In January 1991, then-President George H.W. Bush started the war on Iraq, and imposed sanctions and no-fly zones, which were continued by President Bill Clinton throughout the 1990s. By 2001, hundreds of thousands of civilian Iraqi deaths were wrought by the U.S. government and the UN, and there was widespread anti-American anger felt by many in the Middle East.
Here is a brief review of what led up to the elder President Bush’s 1991 war on Iraq:
In 1990, Iraq and its leader, Saddam Hussein, were engaged in disputes with Kuwait. Iraq believed that Kuwait was siphoning Iraq’s oil via horizontal drilling, and Iraq also believed that Kuwait’s own oil production was above OPEC quotas which allegedly effected in lower oil profits for Iraq.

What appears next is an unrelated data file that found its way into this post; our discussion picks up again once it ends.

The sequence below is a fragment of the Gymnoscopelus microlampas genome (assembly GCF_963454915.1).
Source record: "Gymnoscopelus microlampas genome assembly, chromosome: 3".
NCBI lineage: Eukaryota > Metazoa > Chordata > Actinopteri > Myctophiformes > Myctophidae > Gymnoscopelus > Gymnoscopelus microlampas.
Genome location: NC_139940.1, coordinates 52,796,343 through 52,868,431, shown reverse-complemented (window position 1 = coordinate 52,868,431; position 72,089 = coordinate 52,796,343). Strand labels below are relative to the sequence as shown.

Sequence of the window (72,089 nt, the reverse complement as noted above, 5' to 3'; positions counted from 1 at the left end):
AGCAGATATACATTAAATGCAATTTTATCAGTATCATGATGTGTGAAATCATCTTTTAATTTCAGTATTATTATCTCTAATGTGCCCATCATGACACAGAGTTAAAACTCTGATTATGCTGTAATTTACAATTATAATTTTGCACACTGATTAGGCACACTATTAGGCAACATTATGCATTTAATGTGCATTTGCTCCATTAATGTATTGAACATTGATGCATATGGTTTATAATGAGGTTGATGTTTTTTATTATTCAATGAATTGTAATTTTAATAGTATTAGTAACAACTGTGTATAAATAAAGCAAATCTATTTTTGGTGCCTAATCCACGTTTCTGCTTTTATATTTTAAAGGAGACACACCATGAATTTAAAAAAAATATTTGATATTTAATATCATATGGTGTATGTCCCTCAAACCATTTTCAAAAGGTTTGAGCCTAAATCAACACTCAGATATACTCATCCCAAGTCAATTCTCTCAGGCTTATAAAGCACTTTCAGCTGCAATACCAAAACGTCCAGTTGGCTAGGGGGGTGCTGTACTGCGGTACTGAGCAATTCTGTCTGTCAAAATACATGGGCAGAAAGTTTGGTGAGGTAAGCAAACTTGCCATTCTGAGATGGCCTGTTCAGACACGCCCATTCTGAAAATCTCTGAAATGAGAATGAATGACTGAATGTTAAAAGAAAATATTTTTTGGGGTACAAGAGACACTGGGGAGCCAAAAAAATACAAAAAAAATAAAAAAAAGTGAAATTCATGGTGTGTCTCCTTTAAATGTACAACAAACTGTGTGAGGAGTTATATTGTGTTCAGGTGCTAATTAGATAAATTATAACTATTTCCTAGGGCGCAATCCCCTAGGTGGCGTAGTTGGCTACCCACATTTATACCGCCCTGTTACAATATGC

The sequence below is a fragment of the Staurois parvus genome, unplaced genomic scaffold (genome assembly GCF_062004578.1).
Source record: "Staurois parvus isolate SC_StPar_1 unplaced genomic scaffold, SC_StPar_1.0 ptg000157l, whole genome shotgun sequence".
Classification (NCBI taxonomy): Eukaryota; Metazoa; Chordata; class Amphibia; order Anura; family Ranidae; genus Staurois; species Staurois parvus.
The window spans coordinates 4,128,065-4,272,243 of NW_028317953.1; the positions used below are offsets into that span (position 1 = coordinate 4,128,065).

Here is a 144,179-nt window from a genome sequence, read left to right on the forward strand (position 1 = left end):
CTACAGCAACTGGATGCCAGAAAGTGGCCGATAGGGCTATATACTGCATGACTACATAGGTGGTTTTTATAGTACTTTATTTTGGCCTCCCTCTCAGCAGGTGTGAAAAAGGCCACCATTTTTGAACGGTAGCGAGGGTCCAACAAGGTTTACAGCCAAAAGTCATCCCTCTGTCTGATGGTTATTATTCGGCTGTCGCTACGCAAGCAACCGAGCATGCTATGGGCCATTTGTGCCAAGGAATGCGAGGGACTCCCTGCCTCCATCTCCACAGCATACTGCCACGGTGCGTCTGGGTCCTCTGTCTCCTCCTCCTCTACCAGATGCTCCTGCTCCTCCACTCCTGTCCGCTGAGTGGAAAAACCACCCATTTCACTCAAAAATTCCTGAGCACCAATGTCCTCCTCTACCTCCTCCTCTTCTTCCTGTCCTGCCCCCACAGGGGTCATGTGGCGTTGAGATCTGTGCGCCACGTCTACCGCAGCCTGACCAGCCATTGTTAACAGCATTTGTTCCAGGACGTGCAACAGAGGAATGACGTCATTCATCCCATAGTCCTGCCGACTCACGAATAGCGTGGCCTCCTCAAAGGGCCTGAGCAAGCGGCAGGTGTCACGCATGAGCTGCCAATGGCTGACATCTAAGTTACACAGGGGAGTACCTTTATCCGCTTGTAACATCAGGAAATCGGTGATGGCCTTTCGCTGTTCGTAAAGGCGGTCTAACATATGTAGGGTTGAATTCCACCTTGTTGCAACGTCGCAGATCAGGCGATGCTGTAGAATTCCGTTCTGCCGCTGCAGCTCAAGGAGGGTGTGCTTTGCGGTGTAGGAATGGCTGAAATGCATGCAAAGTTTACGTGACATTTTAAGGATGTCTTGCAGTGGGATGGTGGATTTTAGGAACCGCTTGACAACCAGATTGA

Saddam Hussein had been the U.S. government’s favorite during the 1980-1988 Iran-Iraq war, which Saddam had started with his invasion of Iran. The U.S. government’s arming and providing tactical battle planning to Iraq, despite U.S. officials knowing that Iraq was using chemical weapons during that conflict, were well documented.